Oxytocin is a hormone that promotes bonding during the early stages of relationship development, positive feelings toward relationship partners1, including feelings of trust.2 In fact, oxytocin has been implicated in a variety of positive relationship behaviors, including attachment, social memory, sexual behavior, and orgasm, as well as maternal caring and bonding behaviors.3 As a result, the media often refers to oxytocin as the “cuddle hormone.” However, recent research suggests that the so-called “cuddle hormone” may have a dark side by increasing relationship violence.
How They Did It
Researchers randomly assigned 93 undergraduate students to receive a nasal spray containing either (a) oxytocin or (b) a saline solution (i.e., a placebo spray). Importantly, the administration of the spray was double-blind; neither the researcher nor the participant knew which spray the participant was receiving. Following the spray, researchers provoked participants in an attempt to raise stress levels and establish a context for aggression. The provocations involved giving a brief speech to an audience who disagreed with the speech and experiencing a “cold pressor task” in which extreme cold is applied to the participant’s forehead (resulting in moderate physical pain). Participants then completed a measure of trait aggression (i.e., how much the person is naturally inclined toward aggression) as well as a measure of how likely individuals were to be aggressive toward their partners that asked about the likelihood of engaging in several behaviors toward their romantic partners (e.g., throwing things, twisting their arm/hair, shoving).
What They Found
Those exposed to oxytocin had a greater inclination toward interpersonal violence than those exposed to the placebo. Also, those who had higher trait aggression reported a greater inclination toward interpersonal violence than those with lower trait aggression. These variable also combined or interacted in an interesting way. Specifically, oxytocin increased participants’ inclination toward interpersonal violence only among those who were naturally inclined toward aggression (i.e., those high in trait aggression). However, among those with lower trait aggression, oxytocin did not increase inclination toward interpersonal violence.
When interpreting these results it is important to point out that the observed differences between oxytocin conditions could be due to how the researchers measured interpersonal violence. That is, it is possible that oxytocin increased willingness to more honestly and accurately report their actual inclination, rather than increasing participant’s perceived likelihood of engaging in interpersonal violence. In other words, those receiving oxytocin may have simply been more honest, while those not receiving oxytocin gave answers that made them look good.
What the Results Mean For You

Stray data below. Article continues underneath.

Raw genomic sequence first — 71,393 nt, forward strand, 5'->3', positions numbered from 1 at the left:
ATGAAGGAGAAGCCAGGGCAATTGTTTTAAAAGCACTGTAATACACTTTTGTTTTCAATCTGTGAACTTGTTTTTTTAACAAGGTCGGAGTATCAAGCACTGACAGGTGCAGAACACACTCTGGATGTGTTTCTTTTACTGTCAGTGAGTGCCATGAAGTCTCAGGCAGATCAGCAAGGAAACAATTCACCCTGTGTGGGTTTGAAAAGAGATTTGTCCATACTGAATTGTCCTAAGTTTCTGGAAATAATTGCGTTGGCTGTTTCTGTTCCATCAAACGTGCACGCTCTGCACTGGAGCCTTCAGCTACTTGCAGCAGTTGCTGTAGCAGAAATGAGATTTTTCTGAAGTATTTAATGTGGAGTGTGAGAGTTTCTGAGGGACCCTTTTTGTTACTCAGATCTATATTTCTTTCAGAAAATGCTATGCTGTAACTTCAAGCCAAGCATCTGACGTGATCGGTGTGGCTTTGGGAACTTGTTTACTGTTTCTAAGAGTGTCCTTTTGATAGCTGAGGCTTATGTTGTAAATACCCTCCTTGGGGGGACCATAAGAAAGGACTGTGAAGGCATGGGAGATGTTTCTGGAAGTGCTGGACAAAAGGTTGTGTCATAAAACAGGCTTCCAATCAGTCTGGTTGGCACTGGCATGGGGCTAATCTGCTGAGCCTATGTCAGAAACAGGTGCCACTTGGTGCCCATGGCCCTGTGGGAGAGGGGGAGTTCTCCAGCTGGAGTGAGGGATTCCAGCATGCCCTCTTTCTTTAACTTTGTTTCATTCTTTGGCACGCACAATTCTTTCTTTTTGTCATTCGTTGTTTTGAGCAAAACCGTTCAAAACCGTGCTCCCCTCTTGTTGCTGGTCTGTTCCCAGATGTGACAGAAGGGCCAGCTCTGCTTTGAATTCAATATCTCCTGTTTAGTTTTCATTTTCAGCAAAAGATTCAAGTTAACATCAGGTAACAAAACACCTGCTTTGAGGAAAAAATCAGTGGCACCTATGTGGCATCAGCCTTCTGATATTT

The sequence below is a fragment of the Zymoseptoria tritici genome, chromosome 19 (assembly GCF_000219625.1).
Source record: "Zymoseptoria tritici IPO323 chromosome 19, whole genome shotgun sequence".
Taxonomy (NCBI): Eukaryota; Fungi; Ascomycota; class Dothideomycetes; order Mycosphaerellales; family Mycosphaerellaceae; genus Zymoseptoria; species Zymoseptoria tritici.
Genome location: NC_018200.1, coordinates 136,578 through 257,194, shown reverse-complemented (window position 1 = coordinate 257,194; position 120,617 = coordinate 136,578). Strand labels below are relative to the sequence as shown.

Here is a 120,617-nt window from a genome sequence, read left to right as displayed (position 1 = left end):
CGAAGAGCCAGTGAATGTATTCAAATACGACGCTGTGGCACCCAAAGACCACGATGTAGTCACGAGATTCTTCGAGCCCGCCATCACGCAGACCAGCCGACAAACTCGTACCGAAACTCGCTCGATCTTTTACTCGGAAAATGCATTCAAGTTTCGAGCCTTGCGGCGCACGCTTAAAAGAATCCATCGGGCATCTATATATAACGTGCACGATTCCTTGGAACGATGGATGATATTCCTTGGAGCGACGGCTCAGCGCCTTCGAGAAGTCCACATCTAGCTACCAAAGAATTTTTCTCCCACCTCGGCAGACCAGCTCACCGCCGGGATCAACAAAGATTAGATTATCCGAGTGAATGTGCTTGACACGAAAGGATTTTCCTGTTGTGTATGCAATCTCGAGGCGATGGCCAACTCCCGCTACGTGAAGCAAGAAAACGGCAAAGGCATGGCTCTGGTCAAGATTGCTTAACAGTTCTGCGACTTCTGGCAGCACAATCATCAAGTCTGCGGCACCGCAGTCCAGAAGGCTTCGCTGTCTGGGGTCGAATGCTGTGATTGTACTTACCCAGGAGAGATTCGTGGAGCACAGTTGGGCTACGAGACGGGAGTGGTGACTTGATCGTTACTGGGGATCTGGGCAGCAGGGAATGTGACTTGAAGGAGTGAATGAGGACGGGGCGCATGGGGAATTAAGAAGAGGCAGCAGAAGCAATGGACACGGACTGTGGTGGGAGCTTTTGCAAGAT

Based on these results, if you’re the type of person who is not generally aggressive, oxytocin probably won’t make you violent. However, if you are someone who tends to be more aggressive, experiencing a rush of oxytocin may exacerbate your natural aggressive tendencies. Admittedly, the fact that the so-called “cuddle hormone” can lead a person to non-cuddly behaviors like grabbing or slapping a romantic partner seems counterintuitive. One potential explanation is that oxytocin drives individuals to seek out their partners, and that for those inclined toward aggression, the way to achieve closeness isn’t always kind and gentle. In fact, we know from other research that individuals employ “mate retention strategies” designed to decrease the chances that their romantic partners interact with new potential partners.5 In this vein, oxytocin may encourage an aggressive individual to exert control, dominance, and perhaps violent behaviors in an attempt to keep a partner close. We shouldn’t blame oxytocin too much, though, since it doesn’t seem to have negative effects for those with low trait aggression. Rather, the take-home message is that this research provides a pretty good reason to avoid relationship partners who are high in trait aggression.
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1Schneiderman, I., Zagoory-Sharon, O., Leckman, J. F., & Feldman, R. (2012). Oxytocin during the initial stages of romantic attachment: Relations to couples’ interactive reciprocity. Psychoneuroendocrinology, 37, 1277–1285.
2Van IJzendoorn, M. H., & Bakermans-Kranenburg, M. J. (2012). A sniff of trust: Meta-analysis of the effects of intranasal oxytocin administration on face recognition, trust to in-group, and trust to out-group. Psychoneuroendocrinology, 37, 438–443.
3Lee, H., Macbeth, A. H., Pagani, J. H., & Young 3rd, W. S. (2009). Oxytocin: The great facilitator of life. Progress in Neurobiology, 88, 127–151.
4DeWall, C., N., Gillath, O., Pressman, S. D., Black, L. L., Bartz, J. A., Moskovitz, J., & Stetler, D. A. (2014). When the love hormone leads to violence: Oxytocin increases intimate partner violence inclinations among high trait aggressive people. Social Psychological and Personality Science (Online). doi: 10.1177/1948550613516876
5Buss, D. M., & Shackelford, T. K. (1997). From vigilance to violence: Mate retention tactics in married couples. Journal of Personality and Social Psychology, 72, 346–361.
Dr. Gary Lewandowski – Science of Relationships articles | Website
Dr. Lewandowski’s research explores the self’s role in romantic relationships focusing on attraction, relationship initiation, love, infidelity, relationship maintenance, and break-up. Recognized as one of the Princeton Review’s Top 300 Professors, he has also authored dozens of publications for both academic and non-academic audiences.